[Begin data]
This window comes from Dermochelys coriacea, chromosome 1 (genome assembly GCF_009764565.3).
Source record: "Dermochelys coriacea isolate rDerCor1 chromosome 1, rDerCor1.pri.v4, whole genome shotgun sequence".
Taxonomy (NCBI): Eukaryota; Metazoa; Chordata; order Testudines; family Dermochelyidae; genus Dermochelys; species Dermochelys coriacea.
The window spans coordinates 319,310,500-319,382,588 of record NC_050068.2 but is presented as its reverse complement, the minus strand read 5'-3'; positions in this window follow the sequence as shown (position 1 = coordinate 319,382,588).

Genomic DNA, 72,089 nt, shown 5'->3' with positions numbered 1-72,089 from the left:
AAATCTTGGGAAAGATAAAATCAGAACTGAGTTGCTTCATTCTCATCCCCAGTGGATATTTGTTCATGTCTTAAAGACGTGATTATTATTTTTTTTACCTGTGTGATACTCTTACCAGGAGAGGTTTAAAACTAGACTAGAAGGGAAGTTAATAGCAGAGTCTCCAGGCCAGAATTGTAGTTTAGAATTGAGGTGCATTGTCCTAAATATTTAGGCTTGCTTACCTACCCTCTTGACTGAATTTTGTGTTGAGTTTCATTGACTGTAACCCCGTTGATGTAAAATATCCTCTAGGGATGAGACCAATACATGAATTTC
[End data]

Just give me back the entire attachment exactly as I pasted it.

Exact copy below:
This window comes from Dermochelys coriacea, chromosome 1 (genome assembly GCF_009764565.3).
Source record: "Dermochelys coriacea isolate rDerCor1 chromosome 1, rDerCor1.pri.v4, whole genome shotgun sequence".
Taxonomy (NCBI): Eukaryota; Metazoa; Chordata; order Testudines; family Dermochelyidae; genus Dermochelys; species Dermochelys coriacea.
The window spans coordinates 319,310,500-319,382,588 of record NC_050068.2 but is presented as its reverse complement, the minus strand read 5'-3'; positions in this window follow the sequence as shown (position 1 = coordinate 319,382,588).

Genomic DNA, 72,089 nt, shown 5'->3' with positions numbered 1-72,089 from the left:
AAATCTTGGGAAAGATAAAATCAGAACTGAGTTGCTTCATTCTCATCCCCAGTGGATATTTGTTCATGTCTTAAAGACGTGATTATTATTTTTTTTACCTGTGTGATACTCTTACCAGGAGAGGTTTAAAACTAGACTAGAAGGGAAGTTAATAGCAGAGTCTCCAGGCCAGAATTGTAGTTTAGAATTGAGGTGCATTGTCCTAAATATTTAGGCTTGCTTACCTACCCTCTTGACTGAATTTTGTGTTGAGTTTCATTGACTGTAACCCCGTTGATGTAAAATATCCTCTAGGGATGAGACCAATACATGAATTTC